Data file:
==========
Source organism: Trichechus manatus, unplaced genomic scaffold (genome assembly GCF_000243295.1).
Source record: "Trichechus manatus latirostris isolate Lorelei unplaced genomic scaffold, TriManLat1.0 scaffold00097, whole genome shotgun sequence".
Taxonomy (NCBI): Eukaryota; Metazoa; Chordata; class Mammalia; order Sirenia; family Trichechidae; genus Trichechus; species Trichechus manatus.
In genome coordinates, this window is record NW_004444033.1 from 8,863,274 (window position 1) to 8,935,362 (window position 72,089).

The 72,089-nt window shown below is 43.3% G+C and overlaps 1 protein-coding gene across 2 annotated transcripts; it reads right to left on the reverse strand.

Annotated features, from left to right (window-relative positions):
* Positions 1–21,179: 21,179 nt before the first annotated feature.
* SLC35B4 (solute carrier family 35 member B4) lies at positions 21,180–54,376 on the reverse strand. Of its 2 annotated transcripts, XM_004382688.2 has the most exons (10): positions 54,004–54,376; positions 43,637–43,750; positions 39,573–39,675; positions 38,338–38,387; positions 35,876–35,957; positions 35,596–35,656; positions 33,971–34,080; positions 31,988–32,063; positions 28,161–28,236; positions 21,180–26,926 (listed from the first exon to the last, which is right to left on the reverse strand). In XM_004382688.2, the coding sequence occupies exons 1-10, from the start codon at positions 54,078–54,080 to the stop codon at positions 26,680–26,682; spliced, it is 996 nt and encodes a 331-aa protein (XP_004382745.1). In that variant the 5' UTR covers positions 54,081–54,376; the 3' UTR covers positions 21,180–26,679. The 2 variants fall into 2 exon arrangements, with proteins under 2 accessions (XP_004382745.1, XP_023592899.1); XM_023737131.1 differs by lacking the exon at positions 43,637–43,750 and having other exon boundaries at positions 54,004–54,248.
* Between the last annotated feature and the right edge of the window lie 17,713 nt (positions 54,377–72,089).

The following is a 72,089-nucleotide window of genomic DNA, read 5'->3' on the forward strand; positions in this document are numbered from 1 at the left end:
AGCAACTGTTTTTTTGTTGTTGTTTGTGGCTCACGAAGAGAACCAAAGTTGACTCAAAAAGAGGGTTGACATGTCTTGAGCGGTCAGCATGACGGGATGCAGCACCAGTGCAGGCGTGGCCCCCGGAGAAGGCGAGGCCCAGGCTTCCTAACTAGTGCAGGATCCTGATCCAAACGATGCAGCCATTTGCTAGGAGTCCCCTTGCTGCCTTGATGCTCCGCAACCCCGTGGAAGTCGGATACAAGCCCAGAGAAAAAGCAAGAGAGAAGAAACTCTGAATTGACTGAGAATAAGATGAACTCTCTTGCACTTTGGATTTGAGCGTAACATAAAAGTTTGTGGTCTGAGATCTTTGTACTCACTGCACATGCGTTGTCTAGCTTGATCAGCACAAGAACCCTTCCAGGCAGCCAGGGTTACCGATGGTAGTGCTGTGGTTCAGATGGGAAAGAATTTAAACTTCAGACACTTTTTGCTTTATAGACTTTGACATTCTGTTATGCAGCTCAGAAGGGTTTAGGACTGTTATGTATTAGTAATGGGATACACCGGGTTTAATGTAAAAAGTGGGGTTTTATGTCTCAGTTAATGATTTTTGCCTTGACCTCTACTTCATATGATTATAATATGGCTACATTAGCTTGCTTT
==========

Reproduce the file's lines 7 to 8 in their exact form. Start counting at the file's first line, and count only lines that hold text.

* Positions 1–21,179: 21,179 nt before the first annotated feature.
* SLC35B4 (solute carrier family 35 member B4) lies at positions 21,180–54,376 on the reverse strand. Of its 2 annotated transcripts, XM_004382688.2 has the most exons (10): positions 54,004–54,376; positions 43,637–43,750; positions 39,573–39,675; positions 38,338–38,387; positions 35,876–35,957; positions 35,596–35,656; positions 33,971–34,080; positions 31,988–32,063; positions 28,161–28,236; positions 21,180–26,926 (listed from the first exon to the last, which is right to left on the reverse strand). In XM_004382688.2, the coding sequence occupies exons 1-10, from the start codon at positions 54,078–54,080 to the stop codon at positions 26,680–26,682; spliced, it is 996 nt and encodes a 331-aa protein (XP_004382745.1). In that variant the 5' UTR covers positions 54,081–54,376; the 3' UTR covers positions 21,180–26,679. The 2 variants fall into 2 exon arrangements, with proteins under 2 accessions (XP_004382745.1, XP_023592899.1); XM_023737131.1 differs by lacking the exon at positions 43,637–43,750 and having other exon boundaries at positions 54,004–54,248.